God had not told them to send in spies. He did not need to be told what was in the land. But the Israelites were not so confident - so trusting. And so, they formed a committee. They decided to get an expert opinion.

This was their first mistake. They should not have been sending in these spies in the first place.

Notice that the stated duty of these spies was not to tell them whether on not they would be able to take the land, but only which route they ought to take. Do you see what happened? These spies greatly overstepped their authority.

"And the thing pleased me and I took twelve of your men, one man for each tribe." (Deuteronomy 1:23).

Even Moses was convinced by this reasoning. He bought into this plan. He did not ask the Lord whether this was to be done. Instead, he went along with the plan because it pleased him.

3. Rebellion.

"Yet you were not willing to go us, but rebelled against the command of the Lord your God; and you grumbled in your tents and said, `Because the Lord hates us, He has brought us out of the land of Egypt to deliver us into the hand of the Amorites to destroy us.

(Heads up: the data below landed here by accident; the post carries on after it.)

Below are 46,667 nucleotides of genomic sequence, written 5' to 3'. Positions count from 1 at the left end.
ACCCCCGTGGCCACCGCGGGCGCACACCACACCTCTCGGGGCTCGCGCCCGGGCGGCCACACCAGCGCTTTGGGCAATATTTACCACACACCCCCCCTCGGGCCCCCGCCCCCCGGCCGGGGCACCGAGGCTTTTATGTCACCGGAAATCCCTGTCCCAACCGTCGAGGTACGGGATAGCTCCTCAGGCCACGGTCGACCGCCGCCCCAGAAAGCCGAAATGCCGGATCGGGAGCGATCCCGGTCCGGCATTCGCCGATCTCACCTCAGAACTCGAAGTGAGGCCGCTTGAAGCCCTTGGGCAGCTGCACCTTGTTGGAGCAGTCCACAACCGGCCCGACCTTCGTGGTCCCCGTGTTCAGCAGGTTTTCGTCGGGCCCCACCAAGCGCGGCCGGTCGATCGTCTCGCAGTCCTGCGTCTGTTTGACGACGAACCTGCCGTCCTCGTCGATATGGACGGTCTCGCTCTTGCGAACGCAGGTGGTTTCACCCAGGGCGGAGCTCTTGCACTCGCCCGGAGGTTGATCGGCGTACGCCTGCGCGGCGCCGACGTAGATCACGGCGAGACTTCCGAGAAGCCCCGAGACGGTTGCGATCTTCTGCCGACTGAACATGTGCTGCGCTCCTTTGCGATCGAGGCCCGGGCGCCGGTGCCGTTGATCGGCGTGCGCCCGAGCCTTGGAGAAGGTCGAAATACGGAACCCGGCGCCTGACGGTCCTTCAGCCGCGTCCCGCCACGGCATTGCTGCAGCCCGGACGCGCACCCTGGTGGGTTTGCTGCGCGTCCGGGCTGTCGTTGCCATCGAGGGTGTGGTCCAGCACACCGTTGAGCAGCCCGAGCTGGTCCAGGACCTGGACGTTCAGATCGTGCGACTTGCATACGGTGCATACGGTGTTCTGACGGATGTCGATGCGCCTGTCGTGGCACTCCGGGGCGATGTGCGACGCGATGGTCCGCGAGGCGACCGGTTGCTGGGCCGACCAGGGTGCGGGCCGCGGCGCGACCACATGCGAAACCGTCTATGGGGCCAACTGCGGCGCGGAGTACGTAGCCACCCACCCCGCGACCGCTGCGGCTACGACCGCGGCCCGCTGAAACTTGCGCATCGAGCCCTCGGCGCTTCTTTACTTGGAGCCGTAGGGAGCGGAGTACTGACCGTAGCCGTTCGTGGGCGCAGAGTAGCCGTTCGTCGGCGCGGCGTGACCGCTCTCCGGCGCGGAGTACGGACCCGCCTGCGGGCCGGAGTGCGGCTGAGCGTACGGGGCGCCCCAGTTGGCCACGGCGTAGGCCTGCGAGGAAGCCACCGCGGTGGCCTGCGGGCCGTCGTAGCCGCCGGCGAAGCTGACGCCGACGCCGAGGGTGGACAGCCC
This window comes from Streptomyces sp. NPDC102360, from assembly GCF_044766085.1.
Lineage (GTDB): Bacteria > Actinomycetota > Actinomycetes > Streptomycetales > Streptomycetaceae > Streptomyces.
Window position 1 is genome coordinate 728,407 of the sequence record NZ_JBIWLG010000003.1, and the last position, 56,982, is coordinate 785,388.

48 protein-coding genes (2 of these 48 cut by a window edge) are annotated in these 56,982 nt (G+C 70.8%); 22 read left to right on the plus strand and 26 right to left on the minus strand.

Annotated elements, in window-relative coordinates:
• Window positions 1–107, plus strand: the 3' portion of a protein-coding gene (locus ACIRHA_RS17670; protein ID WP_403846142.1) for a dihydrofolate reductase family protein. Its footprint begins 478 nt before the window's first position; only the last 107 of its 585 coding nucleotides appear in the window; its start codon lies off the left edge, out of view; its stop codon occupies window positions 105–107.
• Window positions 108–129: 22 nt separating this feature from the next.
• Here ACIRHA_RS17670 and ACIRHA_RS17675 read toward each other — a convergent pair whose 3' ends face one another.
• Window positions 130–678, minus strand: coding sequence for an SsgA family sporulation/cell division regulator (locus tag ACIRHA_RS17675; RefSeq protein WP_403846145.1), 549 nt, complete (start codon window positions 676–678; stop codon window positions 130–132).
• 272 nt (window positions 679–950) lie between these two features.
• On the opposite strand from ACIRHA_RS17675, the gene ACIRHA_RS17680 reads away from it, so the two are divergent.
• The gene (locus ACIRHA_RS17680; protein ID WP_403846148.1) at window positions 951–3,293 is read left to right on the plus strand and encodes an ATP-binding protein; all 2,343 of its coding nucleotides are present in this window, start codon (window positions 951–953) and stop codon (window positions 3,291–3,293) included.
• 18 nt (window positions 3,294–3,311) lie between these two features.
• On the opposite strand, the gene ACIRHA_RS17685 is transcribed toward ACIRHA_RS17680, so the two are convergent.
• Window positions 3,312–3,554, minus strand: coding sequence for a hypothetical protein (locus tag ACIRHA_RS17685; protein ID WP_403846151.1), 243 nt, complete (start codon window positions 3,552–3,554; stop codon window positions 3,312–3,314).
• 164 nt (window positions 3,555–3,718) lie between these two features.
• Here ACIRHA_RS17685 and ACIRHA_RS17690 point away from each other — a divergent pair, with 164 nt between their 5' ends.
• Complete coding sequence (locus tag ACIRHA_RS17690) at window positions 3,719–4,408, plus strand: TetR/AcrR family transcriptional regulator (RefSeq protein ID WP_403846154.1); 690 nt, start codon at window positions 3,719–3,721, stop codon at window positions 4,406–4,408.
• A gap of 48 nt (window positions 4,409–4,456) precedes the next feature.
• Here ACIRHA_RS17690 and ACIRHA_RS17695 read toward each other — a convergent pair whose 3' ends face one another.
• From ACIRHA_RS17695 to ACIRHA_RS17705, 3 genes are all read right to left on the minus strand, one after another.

"`Where can we go up? Our brethren have made out hearts melt, saying, "The people are bigger and taller than we; the cities are large and fortified to heaven. And besides, we saw the sons of the Anakim there."'" (Deuteronomy 1:26-28).

This passage shows the results of discouragement. Discouragement does two things:

a. It diminishes the love of God.

Instead of remembering how the Lord had loved them and delivered them from Egypt and protected them in the wilderness, they stood there and said, "God hates me!"